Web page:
By Nicole Owens
Christoph and Heidi Rauch are walking, breathing proof that God has impeccable timing. When they first gave their lives to the Lord as youth, they felt early stirrings toward global missions. Yet it was only after decades of quiet, internal preparation that they finally boarded a plane for Africa.
“When I read the Great Commission in Matthew,” Heidi says, “I always thought, I feel touched, but I thought every Christian feels like this.” Christoph adds that God was working in both of them for years, even when they were young parents consumed by the bustle of raising four children. Back then, life didn’t hold still long enough for them to contemplate a move overseas. Yet all the while, God was preparing them to one day step out of their familiar lives and into mission work in Uganda.
The Rauches lived in a cozy home in Bavaria, Germany, with heated floors, a well-appointed kitchen, and a garden. When he wasn’t working, Christoph enjoyed playing the tuba or fishing. The couple spent holidays cycling along the riverside.
Moving to Africa meant embracing a vastly different reality. When they arrived at their house in Arua, Uganda, Heidi glimpsed its bare cement floors and thought, “I would not [have been] able to do this work ten years earlier. God prepared me for this task.”
And there are implicit advantages to arriving on the missions scene as veteran Christians and leaders. With their children grown, Christoph and Heidi possess the rich experience and wisdom cultivated from years of raising a family. Their perspective, too, has been seasoned by decades of discipleship and earnest labor. By the time they set foot on African soil, they were beautifully equipped for the work ahead.
After serving for seven years in Arua, God once again asked the Rauches to leave a town that had grown familiar to them, this time to follow Him to the remote Ik people of northeastern Uganda.
“Sometimes people ask us why we didn’t remain in Arua, why we came to the Ik ridge,” Heidi says. “When we came to Uganda our mission leader said, ‘Oh, there are still unreached people groups in Uganda, and perhaps you could join a TIMO team.’ And we said in the beginning, ‘There’s enough work in Arua.’ But later on it was still in our heads.”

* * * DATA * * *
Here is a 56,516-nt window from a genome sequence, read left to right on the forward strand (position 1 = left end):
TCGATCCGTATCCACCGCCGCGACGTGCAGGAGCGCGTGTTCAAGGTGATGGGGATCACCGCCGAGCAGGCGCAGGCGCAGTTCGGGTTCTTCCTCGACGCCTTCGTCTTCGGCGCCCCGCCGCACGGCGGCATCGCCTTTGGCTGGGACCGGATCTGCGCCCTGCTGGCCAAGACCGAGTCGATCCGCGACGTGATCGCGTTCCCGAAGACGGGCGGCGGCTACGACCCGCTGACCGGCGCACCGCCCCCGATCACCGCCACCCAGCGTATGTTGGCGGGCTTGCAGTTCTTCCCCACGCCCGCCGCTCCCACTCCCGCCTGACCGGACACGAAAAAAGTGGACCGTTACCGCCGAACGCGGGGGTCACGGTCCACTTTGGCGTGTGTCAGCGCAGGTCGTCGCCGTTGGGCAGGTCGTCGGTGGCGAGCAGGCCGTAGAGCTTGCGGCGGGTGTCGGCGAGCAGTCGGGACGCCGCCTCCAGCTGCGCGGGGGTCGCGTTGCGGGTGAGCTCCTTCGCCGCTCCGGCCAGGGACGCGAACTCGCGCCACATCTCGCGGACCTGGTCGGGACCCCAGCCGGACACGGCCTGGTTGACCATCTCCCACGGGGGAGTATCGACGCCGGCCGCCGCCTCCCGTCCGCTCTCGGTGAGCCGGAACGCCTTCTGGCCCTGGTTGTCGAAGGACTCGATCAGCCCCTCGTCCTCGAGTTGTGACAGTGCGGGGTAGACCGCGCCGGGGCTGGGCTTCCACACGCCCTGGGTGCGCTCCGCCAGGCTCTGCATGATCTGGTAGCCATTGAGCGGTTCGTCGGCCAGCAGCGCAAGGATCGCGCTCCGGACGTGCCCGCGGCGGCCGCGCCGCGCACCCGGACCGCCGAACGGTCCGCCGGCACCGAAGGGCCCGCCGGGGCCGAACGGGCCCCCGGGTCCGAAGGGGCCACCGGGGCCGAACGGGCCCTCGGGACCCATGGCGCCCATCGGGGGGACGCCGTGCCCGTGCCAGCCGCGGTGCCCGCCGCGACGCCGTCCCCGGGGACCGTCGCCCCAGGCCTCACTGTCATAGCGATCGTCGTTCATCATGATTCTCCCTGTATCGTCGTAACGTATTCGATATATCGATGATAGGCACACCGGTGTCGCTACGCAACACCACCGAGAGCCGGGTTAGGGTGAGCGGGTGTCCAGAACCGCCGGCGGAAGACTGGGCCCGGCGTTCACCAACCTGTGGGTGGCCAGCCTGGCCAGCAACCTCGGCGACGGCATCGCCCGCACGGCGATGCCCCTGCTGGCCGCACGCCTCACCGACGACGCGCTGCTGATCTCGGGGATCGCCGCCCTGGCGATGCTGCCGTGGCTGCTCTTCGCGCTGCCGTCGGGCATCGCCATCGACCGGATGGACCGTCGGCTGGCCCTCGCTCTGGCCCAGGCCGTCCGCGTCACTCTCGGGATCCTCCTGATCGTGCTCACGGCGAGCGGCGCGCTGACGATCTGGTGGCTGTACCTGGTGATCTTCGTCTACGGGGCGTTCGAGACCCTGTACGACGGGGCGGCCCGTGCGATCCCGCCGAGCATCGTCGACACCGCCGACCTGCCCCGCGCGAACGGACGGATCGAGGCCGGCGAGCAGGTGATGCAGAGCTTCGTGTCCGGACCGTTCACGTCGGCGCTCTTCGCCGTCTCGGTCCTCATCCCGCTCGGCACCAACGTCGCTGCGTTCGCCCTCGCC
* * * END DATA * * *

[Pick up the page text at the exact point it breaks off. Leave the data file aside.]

Christoph and Heidi couldn’t shake this pull toward folks who had never heard the gospel. They scoured a map of Uganda for the least-reached areas, pinpointing the Sogwas Mountain in the Northeast. In their Bavarian language, “Sogwas” means “tell something”; perhaps God was asking them to share His good news here. At the time, they had no idea this region was home to the Ik, nor that AIM had spent years praying for someone to lead a team to this marginalized tribe.
But God knew. And after mountains of prayer and clear leading from the Lord, Christoph and Heidi moved to the spine of the Ik ridge, where they now serve with a team of believers from all over the globe.
Ministry on this hardscrabble rim of earth is rife with challenges, but the Ik have welcomed the Rauches and their team with exceptional warmth. And because most African cultures deeply revere their elders, people flock to Christoph and Heidi, and listen intently when they “tell something” from the redemptive narrative of Jesus.
So how does God move a couple from a contented life in Germany to the bleak but stunning ridges of Uganda? Slowly, it seems, and right on time.